Variable data printing, or VDP, has been widely accepted as a game-changing, industry-disrupting application enabled by digital printing. Drawing information and files stored in a database, VDP uses the varying assets – text, images, or graphics – that can be printed differently from page to page.
Variable Data Printing (VDP): Up Close and Personal
For marketers, VDP opened the floodgates to personalized, high impact direct mail, as well as customized collateral, POP, product packaging and labeling. For print service providers, VDP helped drive new profit streams.
Variable Data Printing: Steady Growth Worldwide
VDP usage is also on an upward growth path. In 2012, it accounted for 656.76 billion printed sheets, according to a Smithers Pira report, The Future of Variable Data Printing to 2017. That figure is expected to grow to 853.1 billion sheets by 2017. Over that same period, traditional print/preprint output is forecast to decrease by 0.5% per year, while overall digital print output will increase its market share from 8.2% to 14.2%.
North America and Western Europe, which are experiencing robust digital print growth, are producing the highest VDP volumes. The business opportunity for VDP is greatest for direct mail printing, from 264 billion A4 (8.3 x 11.7) sheets (or equivalent) in 2012 and growing about 19% overall through 2017. With annual growth rates for digital output up to 20% in emerging markets – Eastern Europe, the Middle East and Latin America – one can expect a healthy rise in VDP volumes.1
VDP: Generating High Response Rates
While marketers use VDP in advertising, customer relationship management, and invoicing, direct marketing is the Holy Grail of applications. The return rates for variable printed mailers and postcards have ranged from double the response to static mail, to as high as 10-15 times. Personalization can also boost response times; a well-crafted VDP mailer often connects with a recipient at a deeper emotional level and in turn prompts the consumer to respond more quickly.
To succeed in direct marketing, the golden rule has always been, “Thou shall be relevant to thy customer.” Without a doubt, VDP presents marketers and providers with an opportunity to take relevancy to whole new levels. To be relevant, however, requires more than a name and address.
Make it Relevant
The effort to maximize response rates – and ROI – generally requires messages that reference specific details or the demographics of each recipient. Where do he and/or she live? What do they do for work? Do they have kids? Enjoy sports, cooking, or movies? Are they Millennials or retirees? The language and visual assets need to resonate with each individual, and that rarely works in a one-size-fits-all marketing message.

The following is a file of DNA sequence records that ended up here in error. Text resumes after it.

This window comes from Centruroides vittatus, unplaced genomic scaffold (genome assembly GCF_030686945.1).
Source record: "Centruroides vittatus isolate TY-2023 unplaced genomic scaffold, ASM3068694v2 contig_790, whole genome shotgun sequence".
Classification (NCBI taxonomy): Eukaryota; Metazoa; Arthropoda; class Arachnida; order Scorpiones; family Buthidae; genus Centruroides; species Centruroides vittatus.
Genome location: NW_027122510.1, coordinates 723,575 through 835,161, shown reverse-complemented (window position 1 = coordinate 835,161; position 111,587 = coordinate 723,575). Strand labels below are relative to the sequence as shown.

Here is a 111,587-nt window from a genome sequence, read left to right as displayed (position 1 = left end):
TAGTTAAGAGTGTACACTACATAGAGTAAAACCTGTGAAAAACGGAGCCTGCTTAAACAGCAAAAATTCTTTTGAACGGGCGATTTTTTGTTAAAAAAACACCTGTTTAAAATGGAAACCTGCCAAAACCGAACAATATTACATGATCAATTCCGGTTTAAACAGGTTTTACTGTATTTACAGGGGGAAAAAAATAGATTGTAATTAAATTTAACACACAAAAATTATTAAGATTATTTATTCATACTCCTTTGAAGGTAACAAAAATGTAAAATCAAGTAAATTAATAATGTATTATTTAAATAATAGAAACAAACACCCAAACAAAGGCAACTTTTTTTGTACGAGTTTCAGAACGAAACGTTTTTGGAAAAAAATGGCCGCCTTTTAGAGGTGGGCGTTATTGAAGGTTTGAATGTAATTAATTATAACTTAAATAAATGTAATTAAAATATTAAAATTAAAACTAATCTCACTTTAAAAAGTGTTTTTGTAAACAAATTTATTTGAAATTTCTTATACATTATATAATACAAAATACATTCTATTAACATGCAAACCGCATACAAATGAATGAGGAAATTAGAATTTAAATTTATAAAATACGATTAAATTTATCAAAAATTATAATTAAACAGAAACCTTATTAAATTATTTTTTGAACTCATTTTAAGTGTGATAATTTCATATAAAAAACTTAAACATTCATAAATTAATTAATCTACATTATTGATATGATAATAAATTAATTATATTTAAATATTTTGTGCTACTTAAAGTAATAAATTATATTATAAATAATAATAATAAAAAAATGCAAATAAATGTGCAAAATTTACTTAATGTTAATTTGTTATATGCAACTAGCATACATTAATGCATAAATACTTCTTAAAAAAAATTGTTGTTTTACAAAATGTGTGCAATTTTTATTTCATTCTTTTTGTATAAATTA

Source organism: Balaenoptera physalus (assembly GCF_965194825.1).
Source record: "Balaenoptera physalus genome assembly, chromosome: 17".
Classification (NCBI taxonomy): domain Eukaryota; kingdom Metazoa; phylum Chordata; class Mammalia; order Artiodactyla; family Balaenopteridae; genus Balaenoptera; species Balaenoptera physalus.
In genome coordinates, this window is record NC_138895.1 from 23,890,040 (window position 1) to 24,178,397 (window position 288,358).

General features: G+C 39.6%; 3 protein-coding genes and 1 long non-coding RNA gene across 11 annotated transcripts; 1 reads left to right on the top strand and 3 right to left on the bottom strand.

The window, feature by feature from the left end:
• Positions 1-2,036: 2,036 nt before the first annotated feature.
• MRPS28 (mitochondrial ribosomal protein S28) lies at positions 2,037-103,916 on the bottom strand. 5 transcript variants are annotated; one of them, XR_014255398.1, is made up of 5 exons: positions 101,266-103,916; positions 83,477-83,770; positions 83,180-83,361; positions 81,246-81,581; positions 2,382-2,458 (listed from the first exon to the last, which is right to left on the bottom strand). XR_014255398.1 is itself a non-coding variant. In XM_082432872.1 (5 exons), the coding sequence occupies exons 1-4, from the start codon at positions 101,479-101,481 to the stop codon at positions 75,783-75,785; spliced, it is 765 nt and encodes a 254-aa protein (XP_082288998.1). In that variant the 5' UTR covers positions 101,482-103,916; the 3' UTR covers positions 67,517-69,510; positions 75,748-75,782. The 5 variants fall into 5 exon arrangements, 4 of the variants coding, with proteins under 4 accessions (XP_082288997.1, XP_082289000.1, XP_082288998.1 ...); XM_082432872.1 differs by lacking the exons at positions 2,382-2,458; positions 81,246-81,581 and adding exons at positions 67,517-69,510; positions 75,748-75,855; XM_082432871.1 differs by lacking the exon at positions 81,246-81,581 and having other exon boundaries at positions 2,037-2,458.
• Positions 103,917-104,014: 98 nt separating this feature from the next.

In other words, it makes no sense to market dog food to cat owners, or lawnmowers to condo residents, or refrigerators to an Eskimo. It’s a lost cause and, worse, a waste of marketing resources and money. One way to avoid the waste is be sure to have valid market research and consumer data before sending out any direct marketing piece.
VDP Production Options
Print providers have a choice of VDP methodologies. The simplest approach involves the loading a static document into printer memory. The press prints the static document first and then adds variable data through the print driver or Raster Image Processor (RIP).
A second method uses software that combines all static and variable data onto print files prior to printing. This approach often produces extraordinarily large print files, which can overwhelm the RIP’s processing capability and grind throughput to a near halt.
A third option uses specialized VDP software to compile static and variable elements onto print files prior to printing. This approach generates highly optimized print files, such as PDF, PostScript or PPML. It allows the RIP to process static elements just once, which boosts print speed.
Producing Variable Data Printing with the Landa Nanography® Process
In addition to cost-effective, full-color short runs and offset quality, the Landa Nanographic Printing® process offers powerful VDP capabilities, as well. The Landa S10 Nanographic Printing® Press supports B1 (41 in.) format media, unlike other digital presses, as well as all off-the-shelf substrates common to offset printing.
The Landa philosophy is to empower providers and marketers with solutions that grow relationships with clients, generate sales, and cultivate long-term, loyal customers. Personalization is the key.
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1Smithers Pira, The Future of Variable Data Printing to 2017, 31 Oct 2012